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MAA Invited Paper Session: Generations of Monthly Gems Abstracts

Wednesday, August 5, 1:00 PM - 3:50 PM, Marriott Wardman Park, Salon 1

The session is designed to help celebrate the MAA's Centennial. With thousands of papers to draw on, 6 speakers will give 25-minute talks on papers chosen from throughout the Monthly's history. Speakers will highlight the significance of these papers and remark on their impact on mathematics and science in general.

Scott Chapman, Sam Houston State University
Dan Velleman, Amherst College
Bruce Palka, National Science Foundation
Roger Horn, University of Utah
John Ewing, Math for America

1894 - 1919

1:00 PM - 1:20 PM
Karen Parshall, University of Virginia

In 1894, Benjamin Finkel, former secondary school mathematics teacher and then Professor of Mathematics at Drury College in Kidder, Missouri, began the publication of The American Mathematical Monthly to fill what he saw as the need to stimulate and encourage mathematics teachers in both the high schools and the normal schools. His thinking went that the teachers, and by association their students, would benefit from the challenges presented by a problems-and-solutions department as well as by articles of both a mathematical and an historical nature dealing with the subject matter presented in their classrooms. This defined the Monthly’s mission until 1913, when Herbert Slaught of the University of Chicago, George A. Miller of the University of Illinois, and Earle R. Hedrick then of the University of Missouri, officially took over the journal’s editorship. They saw the Monthly more explicitly as a vehicle for the professionalization and more formally the legitimization of the teaching of collegiate mathematics. This was also the goal of the Mathematical Association of America, formed two years later in 1915 with the Monthly as its official publication. This talk will examine the first twenty-five years of publication—1894-1919—of the Monthly in the context of the evolving American mathematical community.

1920 - 1939

1:30 PM - 1:50 PM
John Stillwell, University of San Francisco

The 1920s and 1930s were a time of ferment in the disciplines close to mathematics, with the development of relativity and quantum theory in physics and the discovery of Gödel's theorem in logic and Turing's definition of computation. These developments were reflected in the Monthly, sometimes in unexpected ways. The Monthly also reported some interesting developments in pure mathematics, such as the publication of Ramanujan's collected works, in articles that were to have a lasting impact.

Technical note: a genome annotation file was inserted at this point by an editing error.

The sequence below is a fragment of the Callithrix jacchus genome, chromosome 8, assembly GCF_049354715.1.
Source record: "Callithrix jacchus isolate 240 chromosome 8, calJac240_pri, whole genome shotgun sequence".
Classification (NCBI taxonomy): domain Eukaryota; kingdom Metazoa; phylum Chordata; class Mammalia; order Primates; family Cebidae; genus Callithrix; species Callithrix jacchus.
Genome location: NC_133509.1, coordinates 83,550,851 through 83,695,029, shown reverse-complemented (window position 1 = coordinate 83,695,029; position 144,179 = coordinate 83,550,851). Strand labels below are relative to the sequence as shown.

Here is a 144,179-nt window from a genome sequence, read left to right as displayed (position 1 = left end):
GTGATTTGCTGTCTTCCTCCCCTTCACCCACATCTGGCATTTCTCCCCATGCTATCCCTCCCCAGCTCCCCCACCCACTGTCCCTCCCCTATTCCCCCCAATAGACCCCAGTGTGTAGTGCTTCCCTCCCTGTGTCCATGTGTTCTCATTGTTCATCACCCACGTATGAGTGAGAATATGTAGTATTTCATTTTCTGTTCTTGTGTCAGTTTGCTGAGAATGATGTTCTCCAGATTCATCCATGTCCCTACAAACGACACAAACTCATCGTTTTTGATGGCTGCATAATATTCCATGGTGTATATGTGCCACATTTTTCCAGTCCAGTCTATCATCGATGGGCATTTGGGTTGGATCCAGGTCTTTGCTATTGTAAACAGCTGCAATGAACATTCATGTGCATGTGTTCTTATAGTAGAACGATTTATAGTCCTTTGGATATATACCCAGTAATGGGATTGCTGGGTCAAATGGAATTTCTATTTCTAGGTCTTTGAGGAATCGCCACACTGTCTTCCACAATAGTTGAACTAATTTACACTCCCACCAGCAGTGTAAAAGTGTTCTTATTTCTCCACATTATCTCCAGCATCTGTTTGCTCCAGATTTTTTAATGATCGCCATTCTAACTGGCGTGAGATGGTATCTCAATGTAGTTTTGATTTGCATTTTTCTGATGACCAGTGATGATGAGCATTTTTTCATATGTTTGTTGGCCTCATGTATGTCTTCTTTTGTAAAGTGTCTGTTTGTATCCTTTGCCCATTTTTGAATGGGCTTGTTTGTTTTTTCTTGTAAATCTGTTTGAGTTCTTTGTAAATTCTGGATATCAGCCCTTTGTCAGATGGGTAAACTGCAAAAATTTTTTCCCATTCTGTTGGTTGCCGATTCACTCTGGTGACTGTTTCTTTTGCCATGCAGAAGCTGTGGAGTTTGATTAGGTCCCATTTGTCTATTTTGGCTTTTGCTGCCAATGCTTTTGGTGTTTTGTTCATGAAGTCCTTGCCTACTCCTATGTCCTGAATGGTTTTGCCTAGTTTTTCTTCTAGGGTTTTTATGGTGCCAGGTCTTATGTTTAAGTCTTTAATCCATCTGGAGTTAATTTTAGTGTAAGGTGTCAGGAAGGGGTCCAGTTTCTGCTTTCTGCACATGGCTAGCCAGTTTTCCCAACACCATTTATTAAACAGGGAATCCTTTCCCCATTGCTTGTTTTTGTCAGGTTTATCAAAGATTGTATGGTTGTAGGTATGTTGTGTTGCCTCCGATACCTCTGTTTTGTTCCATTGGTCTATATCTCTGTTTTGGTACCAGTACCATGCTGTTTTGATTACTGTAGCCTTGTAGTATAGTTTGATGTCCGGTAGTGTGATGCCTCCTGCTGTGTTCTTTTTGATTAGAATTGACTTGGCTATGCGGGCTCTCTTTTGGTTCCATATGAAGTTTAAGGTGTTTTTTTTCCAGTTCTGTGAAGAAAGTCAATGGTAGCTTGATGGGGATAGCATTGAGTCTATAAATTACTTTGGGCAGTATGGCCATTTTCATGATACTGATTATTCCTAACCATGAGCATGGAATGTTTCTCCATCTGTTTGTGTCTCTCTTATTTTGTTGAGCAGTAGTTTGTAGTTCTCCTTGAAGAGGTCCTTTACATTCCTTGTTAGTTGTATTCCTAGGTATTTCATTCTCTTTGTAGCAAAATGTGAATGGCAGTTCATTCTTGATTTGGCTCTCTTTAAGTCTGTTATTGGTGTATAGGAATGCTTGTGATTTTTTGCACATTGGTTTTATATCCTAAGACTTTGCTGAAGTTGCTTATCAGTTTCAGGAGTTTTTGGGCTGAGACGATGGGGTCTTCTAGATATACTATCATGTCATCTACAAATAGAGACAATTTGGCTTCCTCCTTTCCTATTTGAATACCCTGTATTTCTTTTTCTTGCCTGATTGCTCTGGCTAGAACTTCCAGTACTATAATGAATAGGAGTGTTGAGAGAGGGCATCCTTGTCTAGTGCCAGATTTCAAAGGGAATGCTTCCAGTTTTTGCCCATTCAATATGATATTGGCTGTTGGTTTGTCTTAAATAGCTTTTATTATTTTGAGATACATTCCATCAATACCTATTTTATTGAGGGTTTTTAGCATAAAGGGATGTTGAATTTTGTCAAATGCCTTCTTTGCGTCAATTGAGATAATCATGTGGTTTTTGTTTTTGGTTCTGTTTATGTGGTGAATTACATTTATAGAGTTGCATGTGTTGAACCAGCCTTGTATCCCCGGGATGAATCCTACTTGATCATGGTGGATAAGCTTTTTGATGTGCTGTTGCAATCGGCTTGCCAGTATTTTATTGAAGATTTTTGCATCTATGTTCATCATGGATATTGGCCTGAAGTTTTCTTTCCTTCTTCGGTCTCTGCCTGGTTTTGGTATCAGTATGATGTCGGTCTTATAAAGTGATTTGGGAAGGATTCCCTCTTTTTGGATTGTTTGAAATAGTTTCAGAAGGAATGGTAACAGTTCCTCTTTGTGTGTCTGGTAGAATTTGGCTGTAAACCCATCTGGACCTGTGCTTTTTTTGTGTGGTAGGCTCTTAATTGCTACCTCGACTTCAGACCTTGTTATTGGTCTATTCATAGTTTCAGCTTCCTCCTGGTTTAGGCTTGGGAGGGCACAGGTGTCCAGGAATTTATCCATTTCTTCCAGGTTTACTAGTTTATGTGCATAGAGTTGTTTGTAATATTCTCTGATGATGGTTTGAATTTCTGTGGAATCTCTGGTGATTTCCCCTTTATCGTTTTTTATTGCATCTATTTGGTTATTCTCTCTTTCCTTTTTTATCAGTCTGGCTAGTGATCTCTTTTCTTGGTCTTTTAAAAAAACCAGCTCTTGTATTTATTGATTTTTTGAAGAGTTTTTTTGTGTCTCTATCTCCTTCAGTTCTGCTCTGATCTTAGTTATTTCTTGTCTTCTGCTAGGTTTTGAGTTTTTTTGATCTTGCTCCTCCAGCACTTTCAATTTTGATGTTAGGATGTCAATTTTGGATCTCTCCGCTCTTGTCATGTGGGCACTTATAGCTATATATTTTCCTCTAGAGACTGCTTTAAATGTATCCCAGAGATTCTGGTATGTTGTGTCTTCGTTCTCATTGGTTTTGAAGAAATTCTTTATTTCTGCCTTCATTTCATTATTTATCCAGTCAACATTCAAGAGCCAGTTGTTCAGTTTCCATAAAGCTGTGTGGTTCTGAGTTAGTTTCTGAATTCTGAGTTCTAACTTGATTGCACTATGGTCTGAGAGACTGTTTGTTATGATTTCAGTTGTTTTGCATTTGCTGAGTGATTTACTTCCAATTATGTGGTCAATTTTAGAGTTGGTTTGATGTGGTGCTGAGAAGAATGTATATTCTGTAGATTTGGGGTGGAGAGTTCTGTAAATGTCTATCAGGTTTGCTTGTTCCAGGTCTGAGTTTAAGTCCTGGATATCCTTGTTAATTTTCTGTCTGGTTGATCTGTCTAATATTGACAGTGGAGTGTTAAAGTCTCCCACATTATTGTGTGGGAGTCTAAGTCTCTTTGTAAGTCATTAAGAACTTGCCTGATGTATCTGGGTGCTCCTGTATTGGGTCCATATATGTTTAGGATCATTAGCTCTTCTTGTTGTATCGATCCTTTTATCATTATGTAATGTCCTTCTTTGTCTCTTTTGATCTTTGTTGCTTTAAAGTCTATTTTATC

1940 - 1959

2:00 PM - 2:20 PM
Ron Graham, University of California at San Diego

In some ways, the period 1940-1959 was one of the golden eras in the history of the Monthly. We will examine several papers from this period and examine their impact on mathematics today.

1960 - 1979

2:30 PM - 2:50 PM
Bob Devaney, Boston University

In this talk I will give a brief overview of the history of "chaos" in the area of mathematics known as dynamical systems. Chaos had been observed by many mathematicians, including Poincare in the late 19th century, Julia and Fatou in the 1920's, and Smale and Lorenz in the 1960's, though none of these mathematicians called the crazy things they were seeing "chaos." This changed dramatically when the pioneering article by Li and Yorke called Period Three Implies Chaos appeared in the Monthly in 1975. This very short article has had a major impact on the field of dynamical systems. First, it introduced the term "chaos," which had never been used before in science, and, suddenly, mathematicians (and other scientists) realized that this phenomenon was commonplace. Consequently, the area now known as "chaos theory" exploded. Second, it showed that even the iteration of a quadratic function on the real line could be chaotic. And, finally, it proved a remarkable result that, if a continuous real function had a periodic point of period three, it necessarily had periodic points of all periods as well as a chaotic regime.

1980 - 1999

3:00 PM - 3:20 PM
Paul Zorn, St. Olaf College

I will speak about mathematical ideas explored in papers published in the Monthly during the years 1980-1999. This is a rich period in the history of the Monthly and several classic papers will be mentioned and discussed.

2000 - 2015

3:30 PM - 3:50 PM
Rebecca Goldin, George Mason University

I will speak about mathematical ideas explored in papers published during the years 2000-2015. While these papers haven’t acquired the dusty grandeur of “historical” yet, many of them speak to themes throughout the century. We will touch the joy and complexity of mathematics posed in simple questions, viewed through the lens of Monthly publications in this time period.